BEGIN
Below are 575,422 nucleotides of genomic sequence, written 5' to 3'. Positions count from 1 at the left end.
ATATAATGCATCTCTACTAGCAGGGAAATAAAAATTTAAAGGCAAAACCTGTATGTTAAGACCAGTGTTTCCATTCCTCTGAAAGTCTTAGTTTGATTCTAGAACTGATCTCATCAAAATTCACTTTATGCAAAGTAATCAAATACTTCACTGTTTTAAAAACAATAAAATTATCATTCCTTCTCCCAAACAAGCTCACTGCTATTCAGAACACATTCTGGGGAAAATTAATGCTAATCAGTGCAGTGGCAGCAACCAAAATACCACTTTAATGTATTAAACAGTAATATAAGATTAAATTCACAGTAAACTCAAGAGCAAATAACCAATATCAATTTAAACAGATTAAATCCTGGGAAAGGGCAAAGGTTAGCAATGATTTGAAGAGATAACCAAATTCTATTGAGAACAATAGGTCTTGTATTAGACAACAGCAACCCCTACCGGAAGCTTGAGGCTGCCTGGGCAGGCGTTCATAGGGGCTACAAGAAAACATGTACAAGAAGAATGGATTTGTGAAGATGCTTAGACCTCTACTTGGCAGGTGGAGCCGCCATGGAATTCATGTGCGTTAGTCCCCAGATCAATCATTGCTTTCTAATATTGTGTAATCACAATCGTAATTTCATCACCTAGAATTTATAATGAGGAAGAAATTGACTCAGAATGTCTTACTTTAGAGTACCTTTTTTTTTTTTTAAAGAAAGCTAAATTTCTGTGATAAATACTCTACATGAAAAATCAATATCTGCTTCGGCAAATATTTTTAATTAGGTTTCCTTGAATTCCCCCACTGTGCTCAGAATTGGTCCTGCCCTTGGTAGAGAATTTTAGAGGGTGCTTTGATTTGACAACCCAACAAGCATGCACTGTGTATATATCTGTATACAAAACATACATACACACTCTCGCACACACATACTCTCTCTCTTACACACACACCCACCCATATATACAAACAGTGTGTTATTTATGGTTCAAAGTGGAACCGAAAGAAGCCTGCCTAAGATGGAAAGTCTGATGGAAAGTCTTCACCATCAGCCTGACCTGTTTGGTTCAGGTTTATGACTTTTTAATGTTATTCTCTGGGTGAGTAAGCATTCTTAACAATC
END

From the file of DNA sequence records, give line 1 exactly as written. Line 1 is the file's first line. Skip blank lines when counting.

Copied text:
Below are 575,422 nucleotides of genomic sequence, written 5' to 3'. Positions count from 1 at the left end.